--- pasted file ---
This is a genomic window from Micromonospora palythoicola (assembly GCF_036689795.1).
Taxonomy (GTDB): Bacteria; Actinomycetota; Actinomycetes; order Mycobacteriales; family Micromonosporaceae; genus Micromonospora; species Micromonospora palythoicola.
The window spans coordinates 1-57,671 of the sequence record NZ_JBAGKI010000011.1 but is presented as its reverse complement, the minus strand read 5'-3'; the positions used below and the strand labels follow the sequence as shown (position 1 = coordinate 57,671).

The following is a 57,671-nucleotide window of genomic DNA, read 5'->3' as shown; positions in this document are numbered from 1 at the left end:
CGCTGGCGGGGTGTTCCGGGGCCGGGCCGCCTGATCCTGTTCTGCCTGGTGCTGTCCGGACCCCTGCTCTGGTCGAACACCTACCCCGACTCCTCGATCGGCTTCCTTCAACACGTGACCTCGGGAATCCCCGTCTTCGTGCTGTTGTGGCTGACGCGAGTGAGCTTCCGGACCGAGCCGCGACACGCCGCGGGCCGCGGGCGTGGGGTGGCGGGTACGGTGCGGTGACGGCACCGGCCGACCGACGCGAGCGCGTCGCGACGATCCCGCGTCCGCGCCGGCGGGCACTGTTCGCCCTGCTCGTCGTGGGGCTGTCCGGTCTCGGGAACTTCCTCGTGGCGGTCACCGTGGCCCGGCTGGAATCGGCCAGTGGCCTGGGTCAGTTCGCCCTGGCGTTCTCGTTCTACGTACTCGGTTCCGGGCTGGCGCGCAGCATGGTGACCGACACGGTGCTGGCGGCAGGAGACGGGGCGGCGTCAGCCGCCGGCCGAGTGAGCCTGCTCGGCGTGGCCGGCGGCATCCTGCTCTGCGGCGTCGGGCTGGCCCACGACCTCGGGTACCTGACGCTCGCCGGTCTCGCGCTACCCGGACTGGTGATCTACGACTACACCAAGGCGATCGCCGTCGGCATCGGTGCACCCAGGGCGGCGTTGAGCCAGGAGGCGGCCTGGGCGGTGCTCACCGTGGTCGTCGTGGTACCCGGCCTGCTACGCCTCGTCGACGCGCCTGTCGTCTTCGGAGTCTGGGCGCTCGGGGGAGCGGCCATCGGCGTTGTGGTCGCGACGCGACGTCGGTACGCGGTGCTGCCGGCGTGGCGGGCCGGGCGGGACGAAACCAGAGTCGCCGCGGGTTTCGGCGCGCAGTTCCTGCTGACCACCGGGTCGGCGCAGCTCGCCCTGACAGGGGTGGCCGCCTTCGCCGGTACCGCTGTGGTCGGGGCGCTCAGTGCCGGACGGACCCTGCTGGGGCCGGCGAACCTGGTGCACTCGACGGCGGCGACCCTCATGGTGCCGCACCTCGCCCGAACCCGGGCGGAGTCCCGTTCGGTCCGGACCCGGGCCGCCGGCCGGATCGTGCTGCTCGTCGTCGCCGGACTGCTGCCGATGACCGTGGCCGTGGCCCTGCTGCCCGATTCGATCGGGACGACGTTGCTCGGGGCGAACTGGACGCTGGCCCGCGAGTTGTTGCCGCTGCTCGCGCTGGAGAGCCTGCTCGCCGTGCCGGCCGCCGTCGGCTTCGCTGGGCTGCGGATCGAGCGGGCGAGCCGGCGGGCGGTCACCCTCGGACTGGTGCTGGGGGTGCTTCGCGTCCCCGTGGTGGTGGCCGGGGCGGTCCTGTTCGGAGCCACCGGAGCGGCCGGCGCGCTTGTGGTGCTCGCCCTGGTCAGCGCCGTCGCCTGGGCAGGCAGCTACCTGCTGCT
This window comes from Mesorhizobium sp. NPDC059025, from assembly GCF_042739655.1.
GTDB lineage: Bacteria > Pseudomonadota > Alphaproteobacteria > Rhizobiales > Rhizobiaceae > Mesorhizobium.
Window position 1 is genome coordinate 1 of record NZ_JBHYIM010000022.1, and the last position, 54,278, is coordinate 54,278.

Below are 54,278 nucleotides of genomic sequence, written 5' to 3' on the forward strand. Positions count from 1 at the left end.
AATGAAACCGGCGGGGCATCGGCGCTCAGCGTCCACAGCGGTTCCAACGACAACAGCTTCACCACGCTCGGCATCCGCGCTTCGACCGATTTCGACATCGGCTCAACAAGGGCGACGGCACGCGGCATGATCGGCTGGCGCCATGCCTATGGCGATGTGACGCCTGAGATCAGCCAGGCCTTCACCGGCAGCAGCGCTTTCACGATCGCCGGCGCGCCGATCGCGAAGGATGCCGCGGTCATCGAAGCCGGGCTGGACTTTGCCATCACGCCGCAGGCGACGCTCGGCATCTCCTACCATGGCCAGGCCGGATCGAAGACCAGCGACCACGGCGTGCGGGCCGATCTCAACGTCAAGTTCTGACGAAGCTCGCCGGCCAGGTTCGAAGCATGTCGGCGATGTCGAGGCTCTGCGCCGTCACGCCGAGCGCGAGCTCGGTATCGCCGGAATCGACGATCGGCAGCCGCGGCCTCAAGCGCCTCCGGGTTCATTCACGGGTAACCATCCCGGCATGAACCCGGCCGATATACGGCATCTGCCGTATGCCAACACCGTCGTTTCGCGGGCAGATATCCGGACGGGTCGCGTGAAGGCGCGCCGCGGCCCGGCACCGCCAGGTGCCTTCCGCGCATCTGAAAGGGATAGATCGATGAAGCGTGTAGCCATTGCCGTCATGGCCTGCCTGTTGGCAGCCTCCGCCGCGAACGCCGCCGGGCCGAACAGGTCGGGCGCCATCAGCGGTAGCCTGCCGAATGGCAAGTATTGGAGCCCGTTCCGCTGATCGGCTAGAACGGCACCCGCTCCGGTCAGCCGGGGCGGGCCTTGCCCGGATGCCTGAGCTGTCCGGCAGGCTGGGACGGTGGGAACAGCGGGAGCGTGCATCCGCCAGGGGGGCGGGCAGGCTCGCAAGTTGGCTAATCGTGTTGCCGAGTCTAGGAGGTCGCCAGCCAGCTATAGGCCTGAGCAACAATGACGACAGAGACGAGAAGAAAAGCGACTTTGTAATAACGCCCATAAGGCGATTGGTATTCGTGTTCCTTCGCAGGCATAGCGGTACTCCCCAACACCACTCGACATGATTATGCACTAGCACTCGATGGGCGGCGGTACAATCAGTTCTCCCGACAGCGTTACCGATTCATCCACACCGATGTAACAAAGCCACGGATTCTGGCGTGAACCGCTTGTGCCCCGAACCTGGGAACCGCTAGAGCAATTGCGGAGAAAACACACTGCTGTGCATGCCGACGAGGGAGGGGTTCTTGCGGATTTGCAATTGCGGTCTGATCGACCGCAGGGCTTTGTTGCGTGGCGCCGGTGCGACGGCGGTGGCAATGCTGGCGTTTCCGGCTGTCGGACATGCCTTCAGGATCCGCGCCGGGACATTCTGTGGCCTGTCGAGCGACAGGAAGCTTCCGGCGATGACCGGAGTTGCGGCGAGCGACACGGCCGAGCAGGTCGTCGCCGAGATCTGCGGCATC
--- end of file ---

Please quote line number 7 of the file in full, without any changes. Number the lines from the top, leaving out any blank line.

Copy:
GTDB lineage: Bacteria > Pseudomonadota > Alphaproteobacteria > Rhizobiales > Rhizobiaceae > Mesorhizobium.